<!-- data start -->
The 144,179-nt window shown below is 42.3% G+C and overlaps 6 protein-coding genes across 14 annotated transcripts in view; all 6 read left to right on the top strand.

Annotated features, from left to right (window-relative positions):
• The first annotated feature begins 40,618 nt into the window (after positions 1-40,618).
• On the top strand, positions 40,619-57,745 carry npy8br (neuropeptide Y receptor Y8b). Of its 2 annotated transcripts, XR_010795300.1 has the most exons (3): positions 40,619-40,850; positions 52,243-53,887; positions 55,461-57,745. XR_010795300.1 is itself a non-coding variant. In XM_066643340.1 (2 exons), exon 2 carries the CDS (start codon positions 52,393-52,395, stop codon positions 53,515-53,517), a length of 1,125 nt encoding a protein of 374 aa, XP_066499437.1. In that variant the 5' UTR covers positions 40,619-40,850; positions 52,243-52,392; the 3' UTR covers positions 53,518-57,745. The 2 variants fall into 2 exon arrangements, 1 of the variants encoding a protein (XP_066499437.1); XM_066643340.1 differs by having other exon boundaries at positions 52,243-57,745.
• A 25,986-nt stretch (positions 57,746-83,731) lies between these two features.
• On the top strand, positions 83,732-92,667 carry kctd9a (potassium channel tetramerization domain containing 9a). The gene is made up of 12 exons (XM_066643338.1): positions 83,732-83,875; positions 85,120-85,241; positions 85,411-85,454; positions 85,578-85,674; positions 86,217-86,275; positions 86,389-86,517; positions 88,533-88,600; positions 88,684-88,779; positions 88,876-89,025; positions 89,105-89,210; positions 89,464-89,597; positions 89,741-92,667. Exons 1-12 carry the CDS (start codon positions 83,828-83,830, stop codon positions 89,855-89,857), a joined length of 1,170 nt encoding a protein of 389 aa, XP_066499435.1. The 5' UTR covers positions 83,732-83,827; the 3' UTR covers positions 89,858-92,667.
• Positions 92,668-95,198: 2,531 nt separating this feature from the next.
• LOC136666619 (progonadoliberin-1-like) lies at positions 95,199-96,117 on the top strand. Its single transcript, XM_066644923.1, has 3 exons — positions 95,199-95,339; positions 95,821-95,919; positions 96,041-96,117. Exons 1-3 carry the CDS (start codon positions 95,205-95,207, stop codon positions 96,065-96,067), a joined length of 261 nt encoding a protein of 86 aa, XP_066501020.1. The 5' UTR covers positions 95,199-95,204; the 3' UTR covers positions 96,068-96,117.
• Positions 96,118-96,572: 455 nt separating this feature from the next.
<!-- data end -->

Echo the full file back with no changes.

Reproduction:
The 144,179-nt window shown below is 42.3% G+C and overlaps 6 protein-coding genes across 14 annotated transcripts in view; all 6 read left to right on the top strand.

Annotated features, from left to right (window-relative positions):
• The first annotated feature begins 40,618 nt into the window (after positions 1-40,618).
• On the top strand, positions 40,619-57,745 carry npy8br (neuropeptide Y receptor Y8b). Of its 2 annotated transcripts, XR_010795300.1 has the most exons (3): positions 40,619-40,850; positions 52,243-53,887; positions 55,461-57,745. XR_010795300.1 is itself a non-coding variant. In XM_066643340.1 (2 exons), exon 2 carries the CDS (start codon positions 52,393-52,395, stop codon positions 53,515-53,517), a length of 1,125 nt encoding a protein of 374 aa, XP_066499437.1. In that variant the 5' UTR covers positions 40,619-40,850; positions 52,243-52,392; the 3' UTR covers positions 53,518-57,745. The 2 variants fall into 2 exon arrangements, 1 of the variants encoding a protein (XP_066499437.1); XM_066643340.1 differs by having other exon boundaries at positions 52,243-57,745.
• A 25,986-nt stretch (positions 57,746-83,731) lies between these two features.
• On the top strand, positions 83,732-92,667 carry kctd9a (potassium channel tetramerization domain containing 9a). The gene is made up of 12 exons (XM_066643338.1): positions 83,732-83,875; positions 85,120-85,241; positions 85,411-85,454; positions 85,578-85,674; positions 86,217-86,275; positions 86,389-86,517; positions 88,533-88,600; positions 88,684-88,779; positions 88,876-89,025; positions 89,105-89,210; positions 89,464-89,597; positions 89,741-92,667. Exons 1-12 carry the CDS (start codon positions 83,828-83,830, stop codon positions 89,855-89,857), a joined length of 1,170 nt encoding a protein of 389 aa, XP_066499435.1. The 5' UTR covers positions 83,732-83,827; the 3' UTR covers positions 89,858-92,667.
• Positions 92,668-95,198: 2,531 nt separating this feature from the next.
• LOC136666619 (progonadoliberin-1-like) lies at positions 95,199-96,117 on the top strand. Its single transcript, XM_066644923.1, has 3 exons — positions 95,199-95,339; positions 95,821-95,919; positions 96,041-96,117. Exons 1-3 carry the CDS (start codon positions 95,205-95,207, stop codon positions 96,065-96,067), a joined length of 261 nt encoding a protein of 86 aa, XP_066501020.1. The 5' UTR covers positions 95,199-95,204; the 3' UTR covers positions 96,068-96,117.
• Positions 96,118-96,572: 455 nt separating this feature from the next.